Transcript: Axelrod

WILL: He was rude to him and dismissive, contemptuous. Kennedy was shaken, came back and told Scotty Reston he had to find somewhere to be tough, and he picked Vietnam. Now, the danger is that this narrative about him not being tough enough occurs in the midst of, A, the argument about Afghanistan, where to prove you're tough, you might want to escalate, and, B, when he has to make a decision about the public option. One thing he could do is jettison the public option, offend his left and make himself look moderate, but can he offend his left on the public option and escalate in Vietnam -- in Afghanistan?

(CROSSTALK)

STEPHANOPOULOS: So the question is, how does he show his toughness? It does appear to be, E.J., that most of this on pushing to be tougher is coming from liberal Democrats, particularly in the House?

DIONNE: Well, actually, it's coming from two places. It's also coming from neoconservatives and others who say he needs to be tough on foreign policy. And let's take it there first.

I mean, the notion that -- he speaks softly, but sends in the drones. I mean, if you look at what he's done in foreign policy, he's gone after Al Qaida in Pakistan, in Indonesia, in Somalia. He went after those pirates. That wasn't actually an easy decision. We forget about that.

STEPHANOPOULOS: Could have gone badly, really badly.

DIONNE: And it takes a lot more toughness to say to your generals, "No," or, "Tell me why you really want to do this," than it does to go along with the generals. So I think on that front, it's wrong.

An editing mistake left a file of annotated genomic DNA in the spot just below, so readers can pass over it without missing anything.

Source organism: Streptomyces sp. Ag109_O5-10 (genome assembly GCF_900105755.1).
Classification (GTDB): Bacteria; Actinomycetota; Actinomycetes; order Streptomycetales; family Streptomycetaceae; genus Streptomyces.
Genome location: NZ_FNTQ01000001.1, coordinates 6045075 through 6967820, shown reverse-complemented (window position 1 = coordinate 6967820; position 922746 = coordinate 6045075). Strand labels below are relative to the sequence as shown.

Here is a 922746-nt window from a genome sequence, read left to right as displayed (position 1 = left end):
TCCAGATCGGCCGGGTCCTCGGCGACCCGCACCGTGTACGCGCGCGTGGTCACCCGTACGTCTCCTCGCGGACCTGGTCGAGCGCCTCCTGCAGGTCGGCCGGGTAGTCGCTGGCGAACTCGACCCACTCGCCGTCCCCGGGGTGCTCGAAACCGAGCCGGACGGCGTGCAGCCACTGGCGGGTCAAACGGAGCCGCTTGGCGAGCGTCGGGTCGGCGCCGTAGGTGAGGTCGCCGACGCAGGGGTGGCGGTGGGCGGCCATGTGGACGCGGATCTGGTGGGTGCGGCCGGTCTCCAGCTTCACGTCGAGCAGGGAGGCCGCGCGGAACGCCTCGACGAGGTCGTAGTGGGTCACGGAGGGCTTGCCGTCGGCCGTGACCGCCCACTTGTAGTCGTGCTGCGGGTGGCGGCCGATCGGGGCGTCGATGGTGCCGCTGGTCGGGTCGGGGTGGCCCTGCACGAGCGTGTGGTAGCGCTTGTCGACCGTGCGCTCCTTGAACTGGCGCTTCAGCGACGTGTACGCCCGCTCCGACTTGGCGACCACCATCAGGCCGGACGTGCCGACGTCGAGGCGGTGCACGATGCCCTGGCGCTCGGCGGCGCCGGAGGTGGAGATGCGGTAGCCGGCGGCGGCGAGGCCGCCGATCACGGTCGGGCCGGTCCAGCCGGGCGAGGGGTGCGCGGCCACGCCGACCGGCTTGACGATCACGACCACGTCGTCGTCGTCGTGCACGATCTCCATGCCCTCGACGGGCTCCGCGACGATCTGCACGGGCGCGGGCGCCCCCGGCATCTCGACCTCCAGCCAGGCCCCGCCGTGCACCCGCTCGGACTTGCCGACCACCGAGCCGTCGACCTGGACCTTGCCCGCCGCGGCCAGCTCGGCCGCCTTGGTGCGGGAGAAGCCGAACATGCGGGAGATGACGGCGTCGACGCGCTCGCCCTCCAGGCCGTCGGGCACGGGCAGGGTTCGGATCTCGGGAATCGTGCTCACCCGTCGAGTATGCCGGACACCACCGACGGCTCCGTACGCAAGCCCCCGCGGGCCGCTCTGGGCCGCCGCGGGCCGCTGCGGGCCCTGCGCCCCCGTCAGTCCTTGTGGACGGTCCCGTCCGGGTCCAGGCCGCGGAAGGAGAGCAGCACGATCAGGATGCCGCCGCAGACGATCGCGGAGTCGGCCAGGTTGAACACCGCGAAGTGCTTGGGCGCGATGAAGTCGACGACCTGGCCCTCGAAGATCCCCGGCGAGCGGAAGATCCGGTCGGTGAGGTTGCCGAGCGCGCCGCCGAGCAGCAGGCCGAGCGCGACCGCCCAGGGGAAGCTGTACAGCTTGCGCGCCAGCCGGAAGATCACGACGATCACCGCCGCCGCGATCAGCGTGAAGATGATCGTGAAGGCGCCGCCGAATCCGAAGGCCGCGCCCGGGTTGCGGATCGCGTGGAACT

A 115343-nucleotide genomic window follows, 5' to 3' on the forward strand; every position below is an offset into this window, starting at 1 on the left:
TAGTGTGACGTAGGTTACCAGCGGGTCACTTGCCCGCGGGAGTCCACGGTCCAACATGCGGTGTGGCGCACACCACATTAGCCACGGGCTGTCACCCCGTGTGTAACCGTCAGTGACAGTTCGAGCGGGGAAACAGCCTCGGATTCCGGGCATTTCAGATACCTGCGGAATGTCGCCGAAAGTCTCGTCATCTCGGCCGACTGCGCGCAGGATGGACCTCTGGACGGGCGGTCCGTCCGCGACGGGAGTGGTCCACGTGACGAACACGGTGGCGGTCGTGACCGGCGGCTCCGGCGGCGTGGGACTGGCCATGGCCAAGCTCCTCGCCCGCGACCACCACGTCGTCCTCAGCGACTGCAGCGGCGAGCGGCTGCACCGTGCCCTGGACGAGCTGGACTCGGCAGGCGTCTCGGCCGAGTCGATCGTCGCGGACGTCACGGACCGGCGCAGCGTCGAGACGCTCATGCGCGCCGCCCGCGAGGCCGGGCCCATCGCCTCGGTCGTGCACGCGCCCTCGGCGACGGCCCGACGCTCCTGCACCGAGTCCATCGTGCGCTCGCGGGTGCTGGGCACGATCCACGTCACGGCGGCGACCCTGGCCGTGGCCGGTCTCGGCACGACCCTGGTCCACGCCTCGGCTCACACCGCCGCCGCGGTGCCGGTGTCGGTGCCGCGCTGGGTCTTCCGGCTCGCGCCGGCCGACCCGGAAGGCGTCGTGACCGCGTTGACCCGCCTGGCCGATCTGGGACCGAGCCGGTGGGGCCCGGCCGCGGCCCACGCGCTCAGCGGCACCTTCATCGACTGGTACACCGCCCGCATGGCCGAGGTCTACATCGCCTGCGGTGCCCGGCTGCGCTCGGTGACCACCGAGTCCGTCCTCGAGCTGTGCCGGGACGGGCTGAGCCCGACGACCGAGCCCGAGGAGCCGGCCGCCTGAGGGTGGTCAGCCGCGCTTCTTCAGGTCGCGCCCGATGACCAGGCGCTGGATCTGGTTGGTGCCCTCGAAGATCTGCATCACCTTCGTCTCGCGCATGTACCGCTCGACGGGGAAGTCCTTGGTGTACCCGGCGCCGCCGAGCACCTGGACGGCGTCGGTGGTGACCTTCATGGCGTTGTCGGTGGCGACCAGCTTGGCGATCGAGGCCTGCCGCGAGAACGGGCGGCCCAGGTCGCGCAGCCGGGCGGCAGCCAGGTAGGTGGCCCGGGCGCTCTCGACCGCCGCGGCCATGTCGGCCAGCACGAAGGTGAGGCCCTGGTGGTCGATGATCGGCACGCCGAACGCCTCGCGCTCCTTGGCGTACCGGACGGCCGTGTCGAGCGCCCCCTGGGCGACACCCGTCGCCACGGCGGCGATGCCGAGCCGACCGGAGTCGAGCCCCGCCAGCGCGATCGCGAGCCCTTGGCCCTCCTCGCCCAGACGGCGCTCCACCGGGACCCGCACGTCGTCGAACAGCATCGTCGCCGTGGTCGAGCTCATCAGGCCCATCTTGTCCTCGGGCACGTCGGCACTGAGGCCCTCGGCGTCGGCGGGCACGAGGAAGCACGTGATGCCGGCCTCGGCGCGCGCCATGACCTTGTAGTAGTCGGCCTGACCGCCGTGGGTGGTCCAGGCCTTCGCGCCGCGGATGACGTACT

Yes, on domestic policy, you could say he could get tougher on Wall Street. He let a lot of the attacks on health care go in the summertime, and that hurt him, but I don't think that's about toughness. That was strategy and tactics. LBJ, they say, "Be like LBJ." He had 295 House Democrats, 68 Senate Democrats. He could avoid...

STEPHANOPOULOS: It was very different.

DIONNE: It was a lot easier for him.

STEPHANOPOULOS: Peggy, then Paul?

NOONAN: I think it is an old cliche in Washington that a leader, a president must be both feared and revered. I think this president's problems don't have to do with his personality and fearsomeness. I think it has to do with policy issues.

I think the Democrats who are talking about his weakness are not able to see that the president has made some policy judgments that are problematic. I think they -- they just sort of don't see it and the president's weakness has to do with policy judgments. If his political judgment were more respected, I think he'd be in a better position. But it's not that people don't fear him.

KRUGMAN: Two things. First, I think a lot of people are basically just complaining that he's a Democrat. You know, this -- it's -- you know, Will Rogers, more than 70 years ago, said, "I am not a member of any organized political party. I'm a Democrat." I mean, Democratic presidents can't lead the same way Republicans can.

STEPHANOPOULOS: And they let the process work its way through.

KRUGMAN: Right. And so there's some of that. Now, this complaint, this is a weird time to be holding this narrative forth, right? I mean, in the spring, when they were going easy on the banks, when they were sort of low-balling the stimulus, that's a time when you could say, "Well, you know, he's not being tough."

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